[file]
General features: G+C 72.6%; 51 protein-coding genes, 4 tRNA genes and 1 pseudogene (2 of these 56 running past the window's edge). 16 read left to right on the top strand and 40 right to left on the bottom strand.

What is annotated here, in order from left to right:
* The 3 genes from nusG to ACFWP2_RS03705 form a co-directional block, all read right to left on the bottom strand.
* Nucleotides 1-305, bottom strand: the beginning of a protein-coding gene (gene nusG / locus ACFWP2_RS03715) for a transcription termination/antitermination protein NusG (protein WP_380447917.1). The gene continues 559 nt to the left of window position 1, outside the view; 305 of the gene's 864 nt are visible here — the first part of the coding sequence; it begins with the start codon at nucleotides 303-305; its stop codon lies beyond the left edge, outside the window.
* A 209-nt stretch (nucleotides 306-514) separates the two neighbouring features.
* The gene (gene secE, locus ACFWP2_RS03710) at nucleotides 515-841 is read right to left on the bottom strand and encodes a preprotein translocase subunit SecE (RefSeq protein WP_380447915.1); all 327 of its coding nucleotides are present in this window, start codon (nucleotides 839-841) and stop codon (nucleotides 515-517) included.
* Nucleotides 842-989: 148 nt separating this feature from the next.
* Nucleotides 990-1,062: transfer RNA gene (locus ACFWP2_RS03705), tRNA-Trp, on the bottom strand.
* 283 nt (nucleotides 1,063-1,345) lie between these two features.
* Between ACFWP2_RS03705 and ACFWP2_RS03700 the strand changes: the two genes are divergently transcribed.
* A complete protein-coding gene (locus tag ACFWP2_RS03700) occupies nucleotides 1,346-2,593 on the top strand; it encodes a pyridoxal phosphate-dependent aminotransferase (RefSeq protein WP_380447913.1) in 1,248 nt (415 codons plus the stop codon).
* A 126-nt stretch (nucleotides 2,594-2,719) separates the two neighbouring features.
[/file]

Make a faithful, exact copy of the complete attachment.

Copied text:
General features: G+C 72.6%; 51 protein-coding genes, 4 tRNA genes and 1 pseudogene (2 of these 56 running past the window's edge). 16 read left to right on the top strand and 40 right to left on the bottom strand.

What is annotated here, in order from left to right:
* The 3 genes from nusG to ACFWP2_RS03705 form a co-directional block, all read right to left on the bottom strand.
* Nucleotides 1-305, bottom strand: the beginning of a protein-coding gene (gene nusG / locus ACFWP2_RS03715) for a transcription termination/antitermination protein NusG (protein WP_380447917.1). The gene continues 559 nt to the left of window position 1, outside the view; 305 of the gene's 864 nt are visible here — the first part of the coding sequence; it begins with the start codon at nucleotides 303-305; its stop codon lies beyond the left edge, outside the window.
* A 209-nt stretch (nucleotides 306-514) separates the two neighbouring features.
* The gene (gene secE, locus ACFWP2_RS03710) at nucleotides 515-841 is read right to left on the bottom strand and encodes a preprotein translocase subunit SecE (RefSeq protein WP_380447915.1); all 327 of its coding nucleotides are present in this window, start codon (nucleotides 839-841) and stop codon (nucleotides 515-517) included.
* Nucleotides 842-989: 148 nt separating this feature from the next.
* Nucleotides 990-1,062: transfer RNA gene (locus ACFWP2_RS03705), tRNA-Trp, on the bottom strand.
* 283 nt (nucleotides 1,063-1,345) lie between these two features.
* Between ACFWP2_RS03705 and ACFWP2_RS03700 the strand changes: the two genes are divergently transcribed.
* A complete protein-coding gene (locus tag ACFWP2_RS03700) occupies nucleotides 1,346-2,593 on the top strand; it encodes a pyridoxal phosphate-dependent aminotransferase (RefSeq protein WP_380447913.1) in 1,248 nt (415 codons plus the stop codon).
* A 126-nt stretch (nucleotides 2,594-2,719) separates the two neighbouring features.